“Can’t judge a book by its cover” Idiom Meme Dictionary – English to Hindi translation
Can’t Judge a Book by its Cover
(phrase) One should not form an opinion on someone or something based purely its outward appearance, because after taking a deeper look, the person or thing may be very different than what was expected.
“Can’t Judge a Book by its Cover” Origin
If someone is looking for a book to buy and read, the first thing that will probably grab their attention is the cover of the book. Based solely on the cover, a person may decide whether a book is or is not for them. As a result, they may overlook a book simply because the cover appears plain or uninteresting to them. However, if the person would have opened up the book and look at what’s inside instead of overlooking it, they may have found it to be pretty interesting after all.
“Can’t Judge a Book by its Cover” in a sentence (word usage in newspaper)
Much like you can’t judge a book by its cover, you can’t always judge a game by the first inning either.
one should never judge a book by its cover.
Just as you can’t judge a book by its cover, you can’t judge a tax by its name.
I’m not usually one to judge a book by its cover, but this cover is creative.
We’re going to prove to Kim Davis that she can’t judge a book by its cover.
Break a leg Idiom Meme Dictionary – English to Hindi translation with picture dictionary
Break a leg
(idiom) Goodluck! (A specialtheatricalway of wishing a performergoodluck.Saying“goodluck” is considered by actors to be a jinx.)
“Break a leg” in Hindi
भाग्य तुम्हारे साथ हो
“Break a leg” Origin
Well-wishers typically say “Break a leg” to actors and musicians before they go on stage to perform. The origin of the phrase remains obscure. The expression reflects a theatrical superstition in which wishing a person “good luck” is considered bad luck.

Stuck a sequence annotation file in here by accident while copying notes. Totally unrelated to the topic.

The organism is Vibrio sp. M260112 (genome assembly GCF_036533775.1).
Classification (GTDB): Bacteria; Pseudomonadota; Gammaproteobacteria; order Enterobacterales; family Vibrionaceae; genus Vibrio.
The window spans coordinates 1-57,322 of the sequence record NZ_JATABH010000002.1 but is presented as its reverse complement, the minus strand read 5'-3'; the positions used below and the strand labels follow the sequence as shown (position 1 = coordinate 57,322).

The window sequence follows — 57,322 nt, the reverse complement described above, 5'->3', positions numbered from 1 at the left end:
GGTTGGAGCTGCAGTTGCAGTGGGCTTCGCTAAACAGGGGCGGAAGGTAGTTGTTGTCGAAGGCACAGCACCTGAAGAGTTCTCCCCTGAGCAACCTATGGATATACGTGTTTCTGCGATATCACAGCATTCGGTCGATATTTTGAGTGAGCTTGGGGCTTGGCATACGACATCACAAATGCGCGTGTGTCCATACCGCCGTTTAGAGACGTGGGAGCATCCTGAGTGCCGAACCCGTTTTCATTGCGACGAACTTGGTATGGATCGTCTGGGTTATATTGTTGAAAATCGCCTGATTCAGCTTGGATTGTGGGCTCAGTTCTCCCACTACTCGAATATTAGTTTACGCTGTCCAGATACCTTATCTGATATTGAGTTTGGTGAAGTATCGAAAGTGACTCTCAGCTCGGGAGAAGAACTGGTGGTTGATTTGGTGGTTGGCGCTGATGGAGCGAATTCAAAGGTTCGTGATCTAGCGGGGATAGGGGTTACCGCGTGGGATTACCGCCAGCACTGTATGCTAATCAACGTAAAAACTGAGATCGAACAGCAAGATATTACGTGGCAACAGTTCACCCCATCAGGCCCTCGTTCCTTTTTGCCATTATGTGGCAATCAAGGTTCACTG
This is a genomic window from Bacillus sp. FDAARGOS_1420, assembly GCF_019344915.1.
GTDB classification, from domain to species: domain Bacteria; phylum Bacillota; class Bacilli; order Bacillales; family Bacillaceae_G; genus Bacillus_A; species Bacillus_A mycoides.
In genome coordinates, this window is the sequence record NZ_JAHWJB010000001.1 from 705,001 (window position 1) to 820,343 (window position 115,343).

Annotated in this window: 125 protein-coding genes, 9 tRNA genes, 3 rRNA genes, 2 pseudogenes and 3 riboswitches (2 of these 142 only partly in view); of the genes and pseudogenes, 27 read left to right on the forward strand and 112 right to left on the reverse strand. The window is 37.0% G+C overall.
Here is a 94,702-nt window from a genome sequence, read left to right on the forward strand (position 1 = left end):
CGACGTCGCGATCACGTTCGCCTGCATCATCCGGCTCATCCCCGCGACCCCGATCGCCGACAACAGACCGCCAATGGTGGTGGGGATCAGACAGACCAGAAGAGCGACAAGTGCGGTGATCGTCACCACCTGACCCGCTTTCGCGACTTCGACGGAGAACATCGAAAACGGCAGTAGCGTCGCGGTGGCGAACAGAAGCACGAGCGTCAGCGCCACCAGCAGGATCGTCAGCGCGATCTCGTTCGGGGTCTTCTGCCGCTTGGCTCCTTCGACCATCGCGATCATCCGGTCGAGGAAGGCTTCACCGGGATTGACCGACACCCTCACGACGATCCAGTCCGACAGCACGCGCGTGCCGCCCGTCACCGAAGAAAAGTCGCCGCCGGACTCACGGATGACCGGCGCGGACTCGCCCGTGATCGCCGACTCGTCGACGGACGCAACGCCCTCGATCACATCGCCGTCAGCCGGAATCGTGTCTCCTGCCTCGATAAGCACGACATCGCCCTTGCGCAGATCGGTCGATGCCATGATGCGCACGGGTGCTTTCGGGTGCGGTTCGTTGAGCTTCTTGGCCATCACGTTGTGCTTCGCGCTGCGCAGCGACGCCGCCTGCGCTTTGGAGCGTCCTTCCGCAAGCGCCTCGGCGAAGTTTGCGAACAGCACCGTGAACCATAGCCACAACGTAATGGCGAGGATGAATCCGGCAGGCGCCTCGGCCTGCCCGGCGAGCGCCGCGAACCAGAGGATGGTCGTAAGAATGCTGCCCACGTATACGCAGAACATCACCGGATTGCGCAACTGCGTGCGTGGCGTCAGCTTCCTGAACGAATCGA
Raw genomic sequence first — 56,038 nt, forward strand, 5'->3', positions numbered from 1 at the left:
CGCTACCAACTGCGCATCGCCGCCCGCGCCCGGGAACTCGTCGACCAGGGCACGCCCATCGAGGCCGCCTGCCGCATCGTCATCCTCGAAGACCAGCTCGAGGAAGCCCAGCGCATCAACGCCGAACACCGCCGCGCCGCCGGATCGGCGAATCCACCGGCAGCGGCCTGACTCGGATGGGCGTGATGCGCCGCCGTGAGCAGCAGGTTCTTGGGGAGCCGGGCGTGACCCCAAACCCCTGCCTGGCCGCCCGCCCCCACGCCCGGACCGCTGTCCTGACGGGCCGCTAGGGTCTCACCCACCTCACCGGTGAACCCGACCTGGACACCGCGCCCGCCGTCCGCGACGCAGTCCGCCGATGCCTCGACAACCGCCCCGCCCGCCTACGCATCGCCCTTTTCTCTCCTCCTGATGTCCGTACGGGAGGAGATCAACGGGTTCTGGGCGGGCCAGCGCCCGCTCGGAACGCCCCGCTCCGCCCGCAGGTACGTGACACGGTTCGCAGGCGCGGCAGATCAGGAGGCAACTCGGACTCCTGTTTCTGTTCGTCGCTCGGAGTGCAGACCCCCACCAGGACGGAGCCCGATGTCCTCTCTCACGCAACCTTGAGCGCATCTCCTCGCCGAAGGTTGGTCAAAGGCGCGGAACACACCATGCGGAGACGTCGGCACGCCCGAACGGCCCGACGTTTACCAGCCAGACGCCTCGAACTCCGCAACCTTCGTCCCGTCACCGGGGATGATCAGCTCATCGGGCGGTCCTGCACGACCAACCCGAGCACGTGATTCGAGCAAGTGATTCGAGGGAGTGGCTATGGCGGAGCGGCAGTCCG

“Break a leg” in a sentence
That bizarre well wishing saying ”break a leg” totally backflipped for these movie stars below who sustained some truly awful injuries on set.
I’m With Stupid: Why I’m Hoping to Break a Leg Next Week
“Break a leg.” ‘I felt supported by everyone in the room who was watching.’
Break a leg, Macbeth: why are actors so superstitious?
“Break a leg” is common slang among performing artists that means, counter intuitively, “good luck.
“Back to the drawing board” idiom Meme Dictionary – English to Hindi translation with picture
Back to the drawing board
(idiom) to return to the planning stage, so that a failed project can be planned again.
It’s believed that the origins for this phrase come from an American artist named Peter Arno, who wrote a cartoon for the New Yorker in 1941. The cartoon consists of a crashed plane in the background, and there’s a man dressed in a fancy suit walking away from the crash site, saying: “Well, back to the drawing board.”
Back to the drawing board in a sentence (word usage in newspaper)
The government must go back to the drawing board and review the whole issue of youth training.
Back to the drawing board on healthy and safety laws.
We heard them back, lived with them for a while, and went back to the drawingboard with a couple of songs so we could fine-tune them.
Subsequently, the master plan was taken back to the drawing board for seeking funds from the Centre.
So it’s been a phenomenal year for us, and now I got to go back to the drawingboard to find a really good men’s doubles partner for 2016.
Pluto Sends Planetary Scientists Back to the Drawing Board | Space News